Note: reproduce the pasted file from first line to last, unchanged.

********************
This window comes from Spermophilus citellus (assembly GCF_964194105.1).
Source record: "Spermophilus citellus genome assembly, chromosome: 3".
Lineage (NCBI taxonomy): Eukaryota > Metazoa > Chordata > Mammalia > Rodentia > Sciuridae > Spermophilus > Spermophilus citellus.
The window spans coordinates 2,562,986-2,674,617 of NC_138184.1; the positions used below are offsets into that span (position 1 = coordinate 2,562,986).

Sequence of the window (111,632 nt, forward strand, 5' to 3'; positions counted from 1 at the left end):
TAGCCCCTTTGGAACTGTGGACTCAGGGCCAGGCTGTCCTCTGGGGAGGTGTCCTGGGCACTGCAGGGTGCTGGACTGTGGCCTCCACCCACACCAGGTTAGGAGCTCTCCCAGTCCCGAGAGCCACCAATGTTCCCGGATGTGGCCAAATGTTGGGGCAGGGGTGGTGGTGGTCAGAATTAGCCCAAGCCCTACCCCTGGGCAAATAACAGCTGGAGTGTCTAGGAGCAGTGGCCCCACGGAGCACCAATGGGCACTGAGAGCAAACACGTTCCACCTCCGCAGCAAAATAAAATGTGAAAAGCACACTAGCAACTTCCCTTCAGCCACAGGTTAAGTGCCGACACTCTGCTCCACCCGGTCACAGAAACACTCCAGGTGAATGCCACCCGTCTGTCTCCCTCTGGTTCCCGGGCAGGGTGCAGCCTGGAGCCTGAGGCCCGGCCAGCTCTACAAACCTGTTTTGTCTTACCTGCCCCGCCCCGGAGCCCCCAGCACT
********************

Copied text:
This window comes from Spermophilus citellus (assembly GCF_964194105.1).
Source record: "Spermophilus citellus genome assembly, chromosome: 3".
Lineage (NCBI taxonomy): Eukaryota > Metazoa > Chordata > Mammalia > Rodentia > Sciuridae > Spermophilus > Spermophilus citellus.
The window spans coordinates 2,562,986-2,674,617 of NC_138184.1; the positions used below are offsets into that span (position 1 = coordinate 2,562,986).

Sequence of the window (111,632 nt, forward strand, 5' to 3'; positions counted from 1 at the left end):
TAGCCCCTTTGGAACTGTGGACTCAGGGCCAGGCTGTCCTCTGGGGAGGTGTCCTGGGCACTGCAGGGTGCTGGACTGTGGCCTCCACCCACACCAGGTTAGGAGCTCTCCCAGTCCCGAGAGCCACCAATGTTCCCGGATGTGGCCAAATGTTGGGGCAGGGGTGGTGGTGGTCAGAATTAGCCCAAGCCCTACCCCTGGGCAAATAACAGCTGGAGTGTCTAGGAGCAGTGGCCCCACGGAGCACCAATGGGCACTGAGAGCAAACACGTTCCACCTCCGCAGCAAAATAAAATGTGAAAAGCACACTAGCAACTTCCCTTCAGCCACAGGTTAAGTGCCGACACTCTGCTCCACCCGGTCACAGAAACACTCCAGGTGAATGCCACCCGTCTGTCTCCCTCTGGTTCCCGGGCAGGGTGCAGCCTGGAGCCTGAGGCCCGGCCAGCTCTACAAACCTGTTTTGTCTTACCTGCCCCGCCCCGGAGCCCCCAGCACT